Comments from an Israeli Director

My name is Avivit Shaked and I am an Israeli Theatre Director and group facilitator.

I’m working with groups of young pupils (in the 8th grade) and Holocaust Survivors. The name of the program is “Documentary Theatre for the Commemoration of the Holocaust in Israel”. In this program we are interacting young pupils with Holocaust survivors, so they can hear a firsthand testimony, as long as there are Holocaust Survivors left. These meetings are very touching. They enable a different kind of communication between generations. The meetings give the survivors—some for the first time in their lives—the opportunity to talk about what they have been through. For the pupils it is an experience that enables them to take responsibility and mature.

I got into this project as a 3rd generation of the Holocaust. I find it fascinating to work with older people, to hear testimony from a person that experienced an insane reality and one so difficult to understand or to accept.

As theater director and group facilitator I had to enhance my education by studying gerontology and trauma, completed at the Tel-Hashomer Hospital.

The project, based on the concept of Testimony Theater of Irit and Ezra Dagan, was developed by the Association for Planning and Development of Services for the Aged in Israel, in collaboration with the JDC and the Welfare Department of each city in which it is held. The goal is to work with as many cities as possible to serve the project’s goal, and in order to get to as many survivors as we can, while we can, every group-project has two facilitators: one is a director and the other is an art therapist/drama therapist or therapist-oriented.

For me, this project is a mission. I see myself as a catalyst and mediator between young and old, creating a possibility of new connections and new understanding between those who are so far in age and experience from each other. Most of the Holocaust survivors have grand-children, but they usually don’t talk to them about the Holocaust. They tend to protect them, or they feel too exposed or are even afraid of their reaction. So this is an opportunity for them to speak freely.

This project is voluntary for both the survivors and for the pupils. One can easily understand why survivors would want to participate in this project, but why do the pupils decide to put themselves in a position of listeners? Why do they give up their free time and spend it with old people, without getting a grade for it or other benefits?

We asked some of the children why they came to this project and how did they feel when they thought about it? I would like to quote some of them:

“I was afraid in the beginning to stand in front of those heroes”

“I was under stress at the beginning, I was closed but when I saw everybody’s was closed I opened”

“We had this stigma that a Holocaust survivor is a sullen and angry person”

“I was afraid that I won’t be able to deal with what I will hear”

“I am trying to imagine myself in the same situation”

“I understand that we are the last generation who is able to talk with a real Holocaust survivor”

“It is a subject that always interested me”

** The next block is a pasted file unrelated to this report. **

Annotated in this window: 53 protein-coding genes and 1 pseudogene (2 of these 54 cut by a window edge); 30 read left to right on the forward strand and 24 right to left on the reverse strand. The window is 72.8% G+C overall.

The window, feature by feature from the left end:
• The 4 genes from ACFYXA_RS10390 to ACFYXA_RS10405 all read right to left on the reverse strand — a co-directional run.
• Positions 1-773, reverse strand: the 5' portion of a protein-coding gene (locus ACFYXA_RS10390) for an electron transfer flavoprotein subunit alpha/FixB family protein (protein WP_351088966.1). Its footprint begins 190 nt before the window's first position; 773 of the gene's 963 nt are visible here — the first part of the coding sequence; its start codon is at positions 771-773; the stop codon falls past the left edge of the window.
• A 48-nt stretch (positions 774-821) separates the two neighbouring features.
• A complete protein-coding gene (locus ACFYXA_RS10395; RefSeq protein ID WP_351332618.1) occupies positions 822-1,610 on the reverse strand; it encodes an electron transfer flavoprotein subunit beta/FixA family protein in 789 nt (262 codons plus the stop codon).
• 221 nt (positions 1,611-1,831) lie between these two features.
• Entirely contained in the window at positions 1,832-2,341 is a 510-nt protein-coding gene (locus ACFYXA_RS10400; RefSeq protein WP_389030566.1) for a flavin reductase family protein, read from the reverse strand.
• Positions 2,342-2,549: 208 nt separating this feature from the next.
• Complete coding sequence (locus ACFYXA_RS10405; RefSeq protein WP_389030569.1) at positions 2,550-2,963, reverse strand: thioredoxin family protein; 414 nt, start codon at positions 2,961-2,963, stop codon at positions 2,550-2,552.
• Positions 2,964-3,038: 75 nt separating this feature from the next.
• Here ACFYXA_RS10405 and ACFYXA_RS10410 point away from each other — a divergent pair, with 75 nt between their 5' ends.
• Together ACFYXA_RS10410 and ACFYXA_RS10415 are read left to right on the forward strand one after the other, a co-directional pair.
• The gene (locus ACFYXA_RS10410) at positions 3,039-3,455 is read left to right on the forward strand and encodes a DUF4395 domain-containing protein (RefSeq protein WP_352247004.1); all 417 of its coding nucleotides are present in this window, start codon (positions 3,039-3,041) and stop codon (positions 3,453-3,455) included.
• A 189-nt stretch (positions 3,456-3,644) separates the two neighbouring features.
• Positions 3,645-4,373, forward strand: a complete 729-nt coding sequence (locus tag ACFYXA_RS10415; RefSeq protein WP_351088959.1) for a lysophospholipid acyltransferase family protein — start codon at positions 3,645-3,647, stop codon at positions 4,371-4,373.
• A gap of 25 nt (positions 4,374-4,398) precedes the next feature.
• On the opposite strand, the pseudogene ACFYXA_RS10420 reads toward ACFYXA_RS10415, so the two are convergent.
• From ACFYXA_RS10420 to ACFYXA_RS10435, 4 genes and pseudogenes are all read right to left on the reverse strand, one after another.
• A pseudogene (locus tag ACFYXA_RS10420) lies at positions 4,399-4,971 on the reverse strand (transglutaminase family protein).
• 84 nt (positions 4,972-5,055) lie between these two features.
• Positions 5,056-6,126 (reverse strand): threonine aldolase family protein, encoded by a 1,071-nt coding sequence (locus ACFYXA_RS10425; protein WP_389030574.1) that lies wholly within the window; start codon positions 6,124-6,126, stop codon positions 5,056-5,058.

“I want to hear more than dry information like I hear from my mother who told me about my grandpa that I haven’t had the chance to know.”

“I will be the person who remembers and can tell the testimony in the future.”

On their part, the survivors said:

“I use to have this dream that keeps coming to me every night about my brother that we left in the forest when the family split apart, but since I told this story to the group and met and talked to my brother through the theatre exercise, I am not having this nightmare anymore.”

“A lot of doctors did not succeed in doing what this project did to me”

“I think that we also didn’t believe or thought that we will survive.”

“It is an opportunity for me to tell about my personal experience and to hear about others”

“It is important for me that the young generation will remember its history and understand the importance of the Israeli country for us.”

“When we got to Israel, at the beginning, no one wanted to hear us.”

“Like Rabin said ‘a nation that doesn’t remember its past won’t have a future’ I am here for the children”

“I am in love with the young children that are willing to hear and to listen so carefully”

The last part of the project is the play or event, played for the families, community and students. We take the testimony and choose together with the survivors’ one part of their testimony and write it down. The children and the survivors perform it in front of the audience. It is a complicate mission, as a writer, because you have to stick to the reality, the truth of what happened, and at the same time make it possible for the children to act it, and for the survivors to talk and remember. The group has to deal with the testimony over and over again. The last challenge is to keep the children connected to the material and each other, so it is not an easy mission for them.

Then there’s the evening of the performance, a very powerful moment for all the participants. It’s the children’s great responsibility to be accurate, believable and to play the scenes correctly. For the survivors it is probably the first time that their families are going to hear this part of their story. There is a lot of pressure on the survivors to remember the texts, although these are their stories, in their words- but it’s an exciting moment and a very powerful experience for all. The survivors finally feel important and the center of interest, and the children get a lot of good feedback from their friends. The group is united and becomes one  healthy body and soul.

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